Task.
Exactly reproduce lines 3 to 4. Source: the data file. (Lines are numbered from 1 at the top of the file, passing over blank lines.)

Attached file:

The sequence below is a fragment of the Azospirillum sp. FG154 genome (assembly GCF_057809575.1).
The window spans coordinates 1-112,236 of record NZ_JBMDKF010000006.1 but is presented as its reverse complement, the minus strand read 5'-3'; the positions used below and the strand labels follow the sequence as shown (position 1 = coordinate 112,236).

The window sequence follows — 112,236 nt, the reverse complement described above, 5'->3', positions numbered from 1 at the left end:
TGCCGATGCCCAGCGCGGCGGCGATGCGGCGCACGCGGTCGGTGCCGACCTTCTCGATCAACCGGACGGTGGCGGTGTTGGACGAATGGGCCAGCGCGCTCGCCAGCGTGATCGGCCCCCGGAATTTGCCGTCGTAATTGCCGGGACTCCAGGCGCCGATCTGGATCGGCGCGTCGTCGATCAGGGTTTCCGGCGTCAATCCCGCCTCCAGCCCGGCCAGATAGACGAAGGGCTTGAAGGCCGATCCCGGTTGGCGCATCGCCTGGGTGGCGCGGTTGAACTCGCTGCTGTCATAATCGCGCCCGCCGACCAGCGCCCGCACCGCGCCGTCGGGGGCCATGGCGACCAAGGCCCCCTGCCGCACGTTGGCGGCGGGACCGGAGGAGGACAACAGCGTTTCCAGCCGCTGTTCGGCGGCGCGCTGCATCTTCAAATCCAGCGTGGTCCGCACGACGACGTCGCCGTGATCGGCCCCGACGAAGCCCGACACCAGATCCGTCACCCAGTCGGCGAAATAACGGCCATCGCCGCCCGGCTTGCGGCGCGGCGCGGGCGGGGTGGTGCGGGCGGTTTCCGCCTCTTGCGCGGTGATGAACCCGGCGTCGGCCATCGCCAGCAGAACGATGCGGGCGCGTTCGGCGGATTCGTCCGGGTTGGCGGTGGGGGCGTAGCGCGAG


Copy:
The window sequence follows — 112,236 nt, the reverse complement described above, 5'->3', positions numbered from 1 at the left end:
TGCCGATGCCCAGCGCGGCGGCGATGCGGCGCACGCGGTCGGTGCCGACCTTCTCGATCAACCGGACGGTGGCGGTGTTGGACGAATGGGCCAGCGCGCTCGCCAGCGTGATCGGCCCCCGGAATTTGCCGTCGTAATTGCCGGGACTCCAGGCGCCGATCTGGATCGGCGCGTCGTCGATCAGGGTTTCCGGCGTCAATCCCGCCTCCAGCCCGGCCAGATAGACGAAGGGCTTGAAGGCCGATCCCGGTTGGCGCATCGCCTGGGTGGCGCGGTTGAACTCGCTGCTGTCATAATCGCGCCCGCCGACCAGCGCCCGCACCGCGCCGTCGGGGGCCATGGCGACCAAGGCCCCCTGCCGCACGTTGGCGGCGGGACCGGAGGAGGACAACAGCGTTTCCAGCCGCTGTTCGGCGGCGCGCTGCATCTTCAAATCCAGCGTGGTCCGCACGACGACGTCGCCGTGATCGGCCCCGACGAAGCCCGACACCAGATCCGTCACCCAGTCGGCGAAATAACGGCCATCGCCGCCCGGCTTGCGGCGCGGCGCGGGCGGGGTGGTGCGGGCGGTTTCCGCCTCTTGCGCGGTGATGAACCCGGCGTCGGCCATCGCCAGCAGAACGATGCGGGCGCGTTCGGCGGATTCGTCCGGGTTGGCGGTGGGGGCGTAGCGCGAG